Ball spring coupler 80 is positioned within the ends of a coil spring 62 with side 89 of flange 88 abutting the end coil of the spring. Cylinder 82 has an outer radius dimensioned to present an interference fit with the inner radius of coil spring member 62. Taper 84 is adapted to locate and wedgeably open a spring 62 coil end to permit cylinder insert during manufacture. An outer radius of flange 88 is equal to a coil spring member 62 outer coil radius.
FIG. 3 and 4 disclose that, the radius of ball 86 and socket 76 or male and female members are equally dimensioned and fit into each other presenting a concentric radial contact surface for each spring through which force is transmitted from spring to spring.
Flange 88 has tapered side 87 which is parallel to a radius of channel 15 so as to compliment the angle necessarily presented by the right angled coil spring member ends as aligned in channel 15. Tapered flange side 87 thus produces an extended contact surface to flushly abut a flange side 77 of an adjacent spring in the event coil spring members are compressed to a solid position during clutch damper operation. Under those circumstances flanges 78 and 88 additionally provide bulkhead protection for coil spring member end coils.
Because the spring couplers 70 and 80 of the present invention are attached within coil spring ends of springs 60, the ball 86 and socket 76 radii need bear no relation to the spring coil radii as opposed to the conventional steel ball spring separators. The ball and socket as cooperative fixtures being attached to the springs to be coupled, need only a radial dimension sufficient to make ball and socket contact in regard to spring length within arcuate alignment in channel 15.
Thus, linkage space is greatly reduced and is equal only to the sum of the thicknesses of any two flanges when seated.
Although the foregoing description details a clutch damper 10 having three springs per group, this present invention provides for spring coupling in embodiments having two or more springs. Thus providing a socket coupler 70 and ball coupler 80 inserted in the adjoining ends of any two adjacent springs.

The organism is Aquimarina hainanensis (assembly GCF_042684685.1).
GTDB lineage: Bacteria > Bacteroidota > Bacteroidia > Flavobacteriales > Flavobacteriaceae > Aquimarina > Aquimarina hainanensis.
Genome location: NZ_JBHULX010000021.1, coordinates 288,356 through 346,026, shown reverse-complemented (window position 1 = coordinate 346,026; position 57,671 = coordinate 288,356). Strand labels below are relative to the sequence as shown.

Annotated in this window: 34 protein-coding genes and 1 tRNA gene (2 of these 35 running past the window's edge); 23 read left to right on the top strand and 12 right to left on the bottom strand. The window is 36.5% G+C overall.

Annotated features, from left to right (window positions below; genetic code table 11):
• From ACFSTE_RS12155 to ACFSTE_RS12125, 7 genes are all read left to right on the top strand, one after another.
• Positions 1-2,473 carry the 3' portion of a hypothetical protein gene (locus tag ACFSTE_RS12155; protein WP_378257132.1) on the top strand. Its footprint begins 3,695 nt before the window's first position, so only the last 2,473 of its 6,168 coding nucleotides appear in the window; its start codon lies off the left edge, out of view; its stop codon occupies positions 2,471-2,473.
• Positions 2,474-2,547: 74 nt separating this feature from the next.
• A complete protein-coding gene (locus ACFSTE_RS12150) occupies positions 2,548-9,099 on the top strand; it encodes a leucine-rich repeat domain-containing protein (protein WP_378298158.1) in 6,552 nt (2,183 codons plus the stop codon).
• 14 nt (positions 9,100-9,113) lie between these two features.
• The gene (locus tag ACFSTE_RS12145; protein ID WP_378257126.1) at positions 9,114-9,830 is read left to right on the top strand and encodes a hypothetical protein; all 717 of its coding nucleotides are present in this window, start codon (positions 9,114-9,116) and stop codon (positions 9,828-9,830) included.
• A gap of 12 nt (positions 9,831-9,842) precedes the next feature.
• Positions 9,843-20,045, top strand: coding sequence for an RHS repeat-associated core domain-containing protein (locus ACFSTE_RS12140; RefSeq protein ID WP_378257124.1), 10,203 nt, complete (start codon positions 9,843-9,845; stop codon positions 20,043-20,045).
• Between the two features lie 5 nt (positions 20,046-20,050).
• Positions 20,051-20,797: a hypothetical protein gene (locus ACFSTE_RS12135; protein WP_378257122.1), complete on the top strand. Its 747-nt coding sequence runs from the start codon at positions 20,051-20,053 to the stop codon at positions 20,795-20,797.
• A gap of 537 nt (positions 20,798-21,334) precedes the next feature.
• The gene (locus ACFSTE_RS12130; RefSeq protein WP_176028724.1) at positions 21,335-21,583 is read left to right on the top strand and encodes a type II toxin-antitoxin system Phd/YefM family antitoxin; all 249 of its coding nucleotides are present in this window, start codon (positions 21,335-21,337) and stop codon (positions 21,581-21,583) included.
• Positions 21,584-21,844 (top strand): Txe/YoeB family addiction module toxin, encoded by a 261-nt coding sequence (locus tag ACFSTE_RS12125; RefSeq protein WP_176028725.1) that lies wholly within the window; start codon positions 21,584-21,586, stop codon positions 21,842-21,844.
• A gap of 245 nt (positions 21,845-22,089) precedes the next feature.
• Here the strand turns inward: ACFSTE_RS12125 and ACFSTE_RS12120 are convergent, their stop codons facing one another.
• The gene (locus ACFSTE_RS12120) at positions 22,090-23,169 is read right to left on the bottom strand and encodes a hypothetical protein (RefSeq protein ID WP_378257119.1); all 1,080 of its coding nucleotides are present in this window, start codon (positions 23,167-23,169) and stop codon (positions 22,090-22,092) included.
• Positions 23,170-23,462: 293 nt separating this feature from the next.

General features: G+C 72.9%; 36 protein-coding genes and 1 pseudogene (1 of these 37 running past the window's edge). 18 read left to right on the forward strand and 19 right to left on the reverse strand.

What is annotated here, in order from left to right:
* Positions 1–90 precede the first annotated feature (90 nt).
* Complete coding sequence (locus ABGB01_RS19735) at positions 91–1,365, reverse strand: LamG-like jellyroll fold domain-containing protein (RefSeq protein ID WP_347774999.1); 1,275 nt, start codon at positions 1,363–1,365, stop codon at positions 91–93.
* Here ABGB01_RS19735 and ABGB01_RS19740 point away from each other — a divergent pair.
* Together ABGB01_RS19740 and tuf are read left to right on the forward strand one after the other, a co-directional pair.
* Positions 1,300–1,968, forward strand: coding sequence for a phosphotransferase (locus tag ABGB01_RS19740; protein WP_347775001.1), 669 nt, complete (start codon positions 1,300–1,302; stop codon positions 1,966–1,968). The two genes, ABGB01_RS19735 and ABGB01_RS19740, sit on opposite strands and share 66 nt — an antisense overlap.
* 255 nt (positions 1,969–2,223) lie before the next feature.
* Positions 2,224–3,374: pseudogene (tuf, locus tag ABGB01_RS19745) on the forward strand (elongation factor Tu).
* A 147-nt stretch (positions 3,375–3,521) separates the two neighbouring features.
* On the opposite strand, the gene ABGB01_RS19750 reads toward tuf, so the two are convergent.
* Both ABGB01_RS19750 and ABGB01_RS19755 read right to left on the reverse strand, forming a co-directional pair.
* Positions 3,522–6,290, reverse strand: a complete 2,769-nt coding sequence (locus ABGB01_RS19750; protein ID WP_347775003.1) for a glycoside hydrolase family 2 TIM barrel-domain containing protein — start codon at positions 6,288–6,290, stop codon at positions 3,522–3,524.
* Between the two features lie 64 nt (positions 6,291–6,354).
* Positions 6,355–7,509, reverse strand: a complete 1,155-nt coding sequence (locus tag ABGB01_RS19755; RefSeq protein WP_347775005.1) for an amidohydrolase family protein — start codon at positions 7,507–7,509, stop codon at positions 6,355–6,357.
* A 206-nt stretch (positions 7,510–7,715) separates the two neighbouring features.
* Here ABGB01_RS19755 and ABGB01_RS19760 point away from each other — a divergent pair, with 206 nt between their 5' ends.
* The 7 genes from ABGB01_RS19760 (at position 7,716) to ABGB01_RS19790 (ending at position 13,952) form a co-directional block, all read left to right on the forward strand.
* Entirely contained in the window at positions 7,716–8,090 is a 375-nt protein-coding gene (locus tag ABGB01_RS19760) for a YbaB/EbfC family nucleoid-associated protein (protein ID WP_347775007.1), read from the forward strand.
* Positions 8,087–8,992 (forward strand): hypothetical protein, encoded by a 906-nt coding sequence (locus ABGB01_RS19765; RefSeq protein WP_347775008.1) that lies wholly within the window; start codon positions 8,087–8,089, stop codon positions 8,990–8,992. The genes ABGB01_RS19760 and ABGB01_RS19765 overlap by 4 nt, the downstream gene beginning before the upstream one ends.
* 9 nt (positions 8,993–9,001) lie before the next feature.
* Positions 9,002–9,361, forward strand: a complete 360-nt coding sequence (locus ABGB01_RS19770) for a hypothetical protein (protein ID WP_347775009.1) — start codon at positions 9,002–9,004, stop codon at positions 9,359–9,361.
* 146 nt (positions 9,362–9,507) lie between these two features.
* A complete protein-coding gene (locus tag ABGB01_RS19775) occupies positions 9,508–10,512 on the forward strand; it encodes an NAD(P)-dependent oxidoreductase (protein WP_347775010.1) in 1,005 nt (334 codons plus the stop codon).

In other embodiments, socket spring coupler 70 may be omitted from coil spring 61 ends which abut the drive stakes 16 and hub arms 36. Still, other embodiments may allow the improved spring coupling achieved by the present invention by presenting only a ball spring coupler 80 at each coil spring-to-coil spring interface wherein coupler 80 is inserted in one coil spring end and the exposed ball rests within the adjoining end coil of the adjacent coil spring.
In other embodiments, the angle of taper on flange side 87 of flange 88 may be cooperatively adjusted with a taper which may be provided on flange side 77 of flange 78.
In the preferred embodiment, the spring couplers 70 and 80 are made of machinable steel, however, in other applicable embodiments, other materials may be used such as aluminum or plastic. Similarly, solid cylinders 72 and 82 may be other than solid such as a tubular cylinder or other than a cylinder shape such as octagonal.
In other embodiments, the socket 76 and ball 86 may be other than concentric with cylinders 72 and 82 such as offset closer to the inner radius of channel 15. Similarly, socket 76 and ball 86 may be other than spherical in shape such as hyperbolic.
The present invention provides for coupling of coil springs arranged end-to-end in other than arcuate alignment such as straight axial alignment.
The present invention provides coupling of springs arranged end-to-end in other than clutch dampers such as any device wherein at least two springs are arranged end-to-end and are operably interposed between a drive and a driven member.
While the invention has been described with reference to a preferred embodiment, it will be understood by those skilled in the art that various changes may be made and equivalents may be substituted for elements thereof without departing from the broader aspects of the invention. Also, it is intended that broad claims not specifying details of a particular embodiment disclosed herein as the best mode contemplated for carrying out the invention should not be limited to such details.